Friday, October 30, 2009

Bruins Cup is Half Full

It's actually pretty hilarious. The B's get off to a slow start to the 2009/2010 season and all of a sudden it's 2007 again. Ah, yes, the spring of 2007. The Bruins had no talent. According to many hockey pundits Chara had proven to be a waste of money. Savard was was a good setup man with nobody to set up and a lousy back checker to boot. Tim Thomas was a minor league journeyman goaltender who wasn't good enough technically to start in the NHL for a real team. Taken together, the team lacked the talent to score more than two goals per game. And so on. Of course, last season Chara won the Norris, Savard was in the top tier in points and developed a reputation for good back checking (+25), Thomas won the Vezina, and as a team they scored 270 goals and were second overall in the standings. Yet only a few months later I'm suddenly reading all the same things from 2007 again as if all of that was some sort of summer daydream.

Wow. Apparently Phil Kessel and Chuck Kobasew were the only reason the B's scored that many goals, and their superior defensive play made Timmy look way better than he really is. I say again, wow. Ok, so there is always some Boston "sports" fan who tunes in for the playoffs and two or three games each year who is going to comment on how the Bruins have no talent after a loss. And there is always the odd Habs fan in there too. But what really got me annoyed was this little video made after only seven games. I have no idea who Charlie Pierce is, but he's full of it. He claims that, "I watched them beat Detroit last year simply by outworking them and now they can work as hard as they can... they don't have any talent on this team." That doesn't even make consistent logical sense, much less reflect reality.

The Bruins have plenty of talent, even without Savard (injured), Kessel, and Kobasew. Their problem through game ten had been inconsistent effort. They failed to outwork other teams and failed to play physically. Last season, even with Savard and Lucic in the lineup, if the rest of the team failed to work hard and play physically they ended up losing. Hockey is after all the ultimate team sport. Compared to earlier on, I thought last night's game against New Jersey was a huge improvement. If they are going to lose a game, then that's the way to lose it. The team played hard all night long, won battle after battle along the boards, finished their checks, got up ice quickly, passed well, and made few mistakes. It's a shame they lost, but they could have just as easily come out the winner. Had the puck bounced the other way this nonsense I have been reading about how they don't have enough talent and how Thomas gave up soft goals would have likely been replaced by equally over-the-top praise. I also think the recent come from behind victories are good for the team. By the time the playoffs came along last year they had forgotten how to do that. Although they should not be digging these sorts of holes in the first place, learning to dig themselves out may come in very handy during the playoffs.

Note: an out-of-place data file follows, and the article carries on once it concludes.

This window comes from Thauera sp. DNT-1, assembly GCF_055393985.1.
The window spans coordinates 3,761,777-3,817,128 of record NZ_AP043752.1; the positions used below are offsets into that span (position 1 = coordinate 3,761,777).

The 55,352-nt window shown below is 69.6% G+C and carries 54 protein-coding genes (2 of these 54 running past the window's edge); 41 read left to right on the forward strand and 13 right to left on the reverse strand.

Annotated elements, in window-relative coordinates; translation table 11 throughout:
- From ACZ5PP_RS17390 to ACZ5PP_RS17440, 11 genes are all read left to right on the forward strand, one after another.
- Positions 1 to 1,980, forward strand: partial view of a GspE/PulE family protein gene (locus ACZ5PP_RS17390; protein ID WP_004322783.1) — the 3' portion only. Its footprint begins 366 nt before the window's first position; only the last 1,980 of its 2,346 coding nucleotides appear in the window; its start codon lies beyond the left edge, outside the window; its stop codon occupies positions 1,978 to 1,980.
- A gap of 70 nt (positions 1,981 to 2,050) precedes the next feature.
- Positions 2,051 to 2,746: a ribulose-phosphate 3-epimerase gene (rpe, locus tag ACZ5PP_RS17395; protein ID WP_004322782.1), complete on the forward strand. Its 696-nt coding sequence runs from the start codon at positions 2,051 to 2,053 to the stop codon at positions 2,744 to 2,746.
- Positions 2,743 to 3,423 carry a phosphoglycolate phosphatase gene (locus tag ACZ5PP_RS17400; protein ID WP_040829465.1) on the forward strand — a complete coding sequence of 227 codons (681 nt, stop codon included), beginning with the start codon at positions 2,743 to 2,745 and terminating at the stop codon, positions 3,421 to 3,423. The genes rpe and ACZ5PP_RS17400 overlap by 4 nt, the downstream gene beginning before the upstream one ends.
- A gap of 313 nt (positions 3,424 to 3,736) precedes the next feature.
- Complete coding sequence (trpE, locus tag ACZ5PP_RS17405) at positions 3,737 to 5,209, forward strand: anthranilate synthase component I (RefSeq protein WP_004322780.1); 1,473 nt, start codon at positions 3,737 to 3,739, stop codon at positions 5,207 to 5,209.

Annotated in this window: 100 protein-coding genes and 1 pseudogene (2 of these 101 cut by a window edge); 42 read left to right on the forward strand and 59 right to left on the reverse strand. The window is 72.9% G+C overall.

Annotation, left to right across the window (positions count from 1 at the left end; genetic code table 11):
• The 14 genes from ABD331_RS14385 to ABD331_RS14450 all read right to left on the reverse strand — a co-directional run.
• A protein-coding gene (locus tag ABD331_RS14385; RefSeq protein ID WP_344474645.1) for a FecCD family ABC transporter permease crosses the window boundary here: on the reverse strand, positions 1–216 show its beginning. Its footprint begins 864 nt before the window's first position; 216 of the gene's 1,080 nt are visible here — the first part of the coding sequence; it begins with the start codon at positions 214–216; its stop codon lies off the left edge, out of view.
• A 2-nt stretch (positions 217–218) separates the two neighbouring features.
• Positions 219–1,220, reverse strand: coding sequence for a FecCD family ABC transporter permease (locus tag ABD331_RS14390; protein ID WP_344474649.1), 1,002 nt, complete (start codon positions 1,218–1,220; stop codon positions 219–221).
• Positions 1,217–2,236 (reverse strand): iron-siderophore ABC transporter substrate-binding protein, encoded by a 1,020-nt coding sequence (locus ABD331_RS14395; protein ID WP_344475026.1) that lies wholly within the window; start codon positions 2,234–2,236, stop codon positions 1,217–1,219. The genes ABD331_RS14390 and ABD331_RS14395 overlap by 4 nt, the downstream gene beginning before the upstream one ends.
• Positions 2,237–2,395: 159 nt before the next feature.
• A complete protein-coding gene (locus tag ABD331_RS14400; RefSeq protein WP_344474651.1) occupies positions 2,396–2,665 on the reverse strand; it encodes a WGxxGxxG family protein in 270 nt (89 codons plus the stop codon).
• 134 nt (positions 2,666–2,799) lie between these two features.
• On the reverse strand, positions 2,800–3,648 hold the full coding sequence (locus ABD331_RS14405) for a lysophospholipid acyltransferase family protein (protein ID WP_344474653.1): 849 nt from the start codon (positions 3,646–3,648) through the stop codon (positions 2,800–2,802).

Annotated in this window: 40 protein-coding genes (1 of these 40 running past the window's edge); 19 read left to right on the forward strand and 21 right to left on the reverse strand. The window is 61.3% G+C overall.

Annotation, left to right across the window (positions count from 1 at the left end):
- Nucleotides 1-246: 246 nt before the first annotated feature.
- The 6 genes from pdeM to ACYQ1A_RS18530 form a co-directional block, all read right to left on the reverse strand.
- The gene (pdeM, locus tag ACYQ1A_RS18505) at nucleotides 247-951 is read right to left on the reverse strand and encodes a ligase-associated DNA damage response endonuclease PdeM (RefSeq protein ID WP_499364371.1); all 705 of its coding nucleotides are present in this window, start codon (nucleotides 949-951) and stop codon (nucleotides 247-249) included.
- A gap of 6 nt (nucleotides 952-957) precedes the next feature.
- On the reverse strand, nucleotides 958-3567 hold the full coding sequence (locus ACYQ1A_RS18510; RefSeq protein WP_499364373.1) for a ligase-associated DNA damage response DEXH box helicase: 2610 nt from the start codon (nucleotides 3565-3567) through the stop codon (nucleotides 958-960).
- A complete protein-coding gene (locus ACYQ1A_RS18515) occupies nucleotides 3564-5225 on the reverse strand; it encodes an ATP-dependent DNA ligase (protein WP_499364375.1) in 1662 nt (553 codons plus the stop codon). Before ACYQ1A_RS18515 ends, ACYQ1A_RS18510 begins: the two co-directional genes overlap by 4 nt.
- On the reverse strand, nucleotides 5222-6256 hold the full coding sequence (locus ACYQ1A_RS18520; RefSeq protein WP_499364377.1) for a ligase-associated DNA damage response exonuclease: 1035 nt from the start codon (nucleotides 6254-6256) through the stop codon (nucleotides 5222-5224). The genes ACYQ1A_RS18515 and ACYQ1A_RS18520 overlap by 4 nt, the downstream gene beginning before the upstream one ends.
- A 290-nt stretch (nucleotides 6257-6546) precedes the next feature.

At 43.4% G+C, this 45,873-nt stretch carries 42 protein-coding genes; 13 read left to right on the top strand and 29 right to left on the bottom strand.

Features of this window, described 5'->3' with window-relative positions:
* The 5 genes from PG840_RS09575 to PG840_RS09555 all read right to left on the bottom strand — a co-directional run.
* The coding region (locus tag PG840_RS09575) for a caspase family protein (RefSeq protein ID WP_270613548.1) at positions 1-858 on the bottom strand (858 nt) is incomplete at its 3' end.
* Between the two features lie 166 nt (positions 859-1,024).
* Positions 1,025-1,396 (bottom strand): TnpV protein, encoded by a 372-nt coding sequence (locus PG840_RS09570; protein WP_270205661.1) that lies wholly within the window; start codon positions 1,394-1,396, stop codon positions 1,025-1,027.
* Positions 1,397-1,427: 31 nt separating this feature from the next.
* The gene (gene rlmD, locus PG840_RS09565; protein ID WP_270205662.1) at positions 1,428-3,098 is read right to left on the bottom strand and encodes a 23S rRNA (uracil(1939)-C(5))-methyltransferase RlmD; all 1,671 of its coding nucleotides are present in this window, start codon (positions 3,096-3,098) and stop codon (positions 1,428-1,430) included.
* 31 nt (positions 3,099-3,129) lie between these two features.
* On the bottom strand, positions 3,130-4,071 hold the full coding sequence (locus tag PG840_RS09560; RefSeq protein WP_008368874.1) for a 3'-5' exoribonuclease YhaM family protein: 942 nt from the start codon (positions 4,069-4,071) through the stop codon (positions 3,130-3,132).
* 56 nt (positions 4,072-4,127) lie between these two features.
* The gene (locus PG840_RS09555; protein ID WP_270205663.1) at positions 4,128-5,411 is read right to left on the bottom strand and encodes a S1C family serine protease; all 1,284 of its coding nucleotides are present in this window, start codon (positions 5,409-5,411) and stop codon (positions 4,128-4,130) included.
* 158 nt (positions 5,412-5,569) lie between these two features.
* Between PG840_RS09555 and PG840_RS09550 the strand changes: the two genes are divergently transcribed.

Now back to the Kobasew trade. It took a while, and I admit to being shocked by the move, but I finally got it. Not being privileged, I didn't realize how well Marchand had done in training camp. All I knew was that he was still playing with a spoked-P and I didn't give him much thought. But I see now that Chiarelli was sort of keeping Marchand in his back pocket. By moving Kobasew he was clearing space among the veterans to allow Marchand to come up. At the same time he was able to pick up Paille who at best has untapped potential, and at worst brings some grit to your third line. Far from pressing the panic button, this was a shrewd move on Chiarelli's part. I don't know how anyone could watch Marchand's play and claim he has no talent.

So am I worried about the Bruins? In a word: no.

Wednesday, October 21, 2009

Pressing the Panic Button